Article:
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The Pribilof Islands (formerly the Northern Fur Seal Islands; Russian: Острова Прибылова, romanized: Ostrova Pribylova) are a group of four volcanic islands off the coast of mainland Alaska, in the Bering Sea, about 200 miles (320 km) north of Unalaska and 200 miles (320 km) southwest of Cape Newenham. The Siberian coast is roughly 500 miles (800 km) northwest. About 77 square miles (200 km2) in total area, they are mostly rocky and are covered with tundra, with a population of 572 as of the 2010 census.
The principal islands are Saint Paul and Saint George. The former was named for the Feast of Saints Peter and Paul, on the day of which the island was first encountered by the Russian explorer Gavriil Pribylov; the latter was probably named for the ship sailed by Pribylov. The Otter and Walrus islets are near St. Paul. The total land area of all the islands is 75.072 sq mi (194.44 km2). The islands are part of the Bering Sea unit of the Alaska Maritime National Wildlife Refuge.
While oral traditions of the Aleut people maintain the islands were sparingly visited, "no ethnohistoric or archaeological evidence points to the use or occupation of the Pribilof Islands... by any native people before the Russian period in Alaska." The seasonal migrations of the northern fur seal became known by the Russians in the 1780s. Swimming north through the Aleutian Islands, the seals returned in the autumn with newly born pups. The unknown northern breeding grounds became a focus of Russian trappers. An employee of the Lebedev-Lastochkin Company, Gavriil Pribylov, sailed in 1786 to discover the location, after disobeying orders to retrieve company property in the Kurile Islands. The rookeries Pribylov visited held upwards of four million seals, for which they became famous. The islands became site to the LLC's first artel in what later became Russian America.
With the creation of the Russian-American Company, a monopoly, Russian operations continued on the islands. Under the Alaska Purchase sovereignty was passed to the United States in 1867. From 1870 to 1890, the U.S. government leased them to the Alaska Commercial Company. From 1890 through 1910, the North American Commercial Company held the monopoly on seal-hunting there, but the industry shrank considerably owing to seal-hunting on the open sea.
The North Pacific Fur Seal Convention of 1911 was signed by the United Kingdom, Japan, Russia, and the United States to restrict hunting in the area. Under the Fur Seal Act of 1966, hunting of the seals was forbidden in the Pribilofs, with the exception of subsistence hunting by native Aleuts.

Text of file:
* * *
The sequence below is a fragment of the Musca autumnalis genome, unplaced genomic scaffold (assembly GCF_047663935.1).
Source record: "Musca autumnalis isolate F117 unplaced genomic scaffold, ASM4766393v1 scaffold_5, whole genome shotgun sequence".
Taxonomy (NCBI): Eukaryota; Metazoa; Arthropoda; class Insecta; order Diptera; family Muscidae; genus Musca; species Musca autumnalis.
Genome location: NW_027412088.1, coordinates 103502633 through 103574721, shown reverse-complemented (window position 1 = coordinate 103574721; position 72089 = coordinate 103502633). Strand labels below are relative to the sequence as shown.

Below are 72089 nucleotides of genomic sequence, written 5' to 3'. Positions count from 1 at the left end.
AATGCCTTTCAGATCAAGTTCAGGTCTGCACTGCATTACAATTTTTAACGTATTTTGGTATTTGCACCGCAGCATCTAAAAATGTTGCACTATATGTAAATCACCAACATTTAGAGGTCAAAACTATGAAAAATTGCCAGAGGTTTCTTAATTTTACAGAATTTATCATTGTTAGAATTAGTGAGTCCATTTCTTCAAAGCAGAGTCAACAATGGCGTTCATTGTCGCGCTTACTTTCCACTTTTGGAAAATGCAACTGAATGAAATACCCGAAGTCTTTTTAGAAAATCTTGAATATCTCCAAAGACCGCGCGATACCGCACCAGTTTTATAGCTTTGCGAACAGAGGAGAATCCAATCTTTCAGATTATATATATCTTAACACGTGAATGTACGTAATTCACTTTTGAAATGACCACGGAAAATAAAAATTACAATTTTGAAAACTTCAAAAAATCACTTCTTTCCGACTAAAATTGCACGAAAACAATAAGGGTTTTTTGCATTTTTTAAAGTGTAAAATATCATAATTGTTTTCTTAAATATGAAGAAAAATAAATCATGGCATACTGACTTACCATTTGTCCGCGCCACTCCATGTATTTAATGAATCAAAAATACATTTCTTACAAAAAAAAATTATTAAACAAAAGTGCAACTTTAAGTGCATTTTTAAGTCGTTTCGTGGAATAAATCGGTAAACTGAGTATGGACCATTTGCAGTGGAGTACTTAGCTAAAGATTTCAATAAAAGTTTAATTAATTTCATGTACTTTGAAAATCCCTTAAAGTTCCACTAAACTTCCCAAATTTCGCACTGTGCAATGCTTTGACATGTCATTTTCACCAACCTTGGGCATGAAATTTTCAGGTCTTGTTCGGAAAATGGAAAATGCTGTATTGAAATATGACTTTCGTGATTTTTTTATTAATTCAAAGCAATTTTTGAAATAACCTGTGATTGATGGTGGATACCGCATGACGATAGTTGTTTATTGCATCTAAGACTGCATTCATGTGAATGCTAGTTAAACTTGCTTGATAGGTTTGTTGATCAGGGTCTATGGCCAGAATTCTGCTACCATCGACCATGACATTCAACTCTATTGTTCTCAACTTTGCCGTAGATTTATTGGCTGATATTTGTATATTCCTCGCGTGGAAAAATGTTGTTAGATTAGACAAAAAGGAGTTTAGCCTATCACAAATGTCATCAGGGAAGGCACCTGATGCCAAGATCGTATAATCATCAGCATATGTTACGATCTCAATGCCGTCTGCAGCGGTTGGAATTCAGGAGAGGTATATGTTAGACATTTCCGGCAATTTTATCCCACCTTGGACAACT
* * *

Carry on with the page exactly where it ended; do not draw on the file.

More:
Seal Island Historic District
Naturalist and paleontologist Roy Chapman Andrews visited the islands in 1913 aboard the schooner Adventuress on her maiden voyage with John Borden and crew. His films of fur seals led to efforts to protect the animals. The buildings on St. George and St. Paul Islands related to the hunting of the northern fur seal make up the national historic district.
Residents are concentrated in the towns of St. Paul and St. George, each on the island of the same name. Many of the residents of the islands are related. St. Paul and St. George each have small airports; air service is provided from the Alaskan mainland.
St. Paul has a population of 479 (2010 census), with its economy heavily dependent on the annual taking of the snow crab and on subsistence and commercial halibut harvests. Support services to commercial fleets plying the waters of the Bering Sea also contribute to the economy. The balance of economic activity on the island relates to working for the United States Government. The U.S. Coast Guard maintains a base on St. Paul, but no longer maintains a LORAN-C master station, as LORAN technology has been replaced by satellite navigation. The National Weather Service has a station on the island, and the National Oceanic and Atmospheric Administration maintains a presence.
St. George has a population of 102. Its economy is similar to that of St. Paul.
The Pribilof Islands are a birdwatching attraction, home to many species that do not fly in North America beyond Alaska.[clarification needed] More than 240 species have been identified, and an estimated two million seabirds nest there annually. St. Paul is particularly popular, having a high cliff wall, known as Ridge Wall, above the Bering Sea.
- Harrison Gray Otis, chief government agent in 1879
- Chisholm, Hugh, ed. (1911). Encyclopædia Britannica (11th ed.). Cambridge University Press. .
- Bering Sea Unit, AMNWR Archived August 27, 2008, at the Wayback Machine U.S. Fish and Wildlife
- Veltre, Douglas W. and Allen P. McCartney. Russian Exploitation of Aleuts and Fur Seals: The Archaeology of Eighteenth and Early Nineteenth-Century Settlements in the Pribilof Islands, Alaska. Historical Archaeology 36, No. 3 (2002), pp. 8–17.
- Solojova, Katerina and Aleksandra Vovnyanko. The Rise and Decline of the Lebedev-Lastochkin Company: Russian Colonization of South Central Alaska, 1787–1798. The Pacific Northwest Quarterly 90, No. 4 (1999), pp. 191–205.
- Fur Seal Act of 1966 (16 U.S.C. 1151–1187, P.L. 89-702, November 2, 1966, 80 Stat. 1091)
- "Pribilofs get a postmistress". Spokesman-Review. (Spokane, Washington). Associated Press. November 14, 1948. p. 2.
- The AMIQ Institute – a research project documenting the Pribilof Islands and their inhabitants
- FURSEAL.HTML – summary of the Fur Seal Act at U.S. Fish & Wildlife Service web site. Retrieved on April 16, 2008.
- 16 U.S.C. CHAPTER 24—CONSERVATION AND PROTECTION OF NORTH PACIFIC FUR SEALS – text of the U.S. Code on the U.S. Government Printing Office web site. Retrieved on April 16, 2008.
- Alaska Fisheries Science Center Historical Corner: The Pribilof Islands Retrieved on July 23, 2014.
- Pribilof Islands Seal Trade Collection at Dartmouth College Library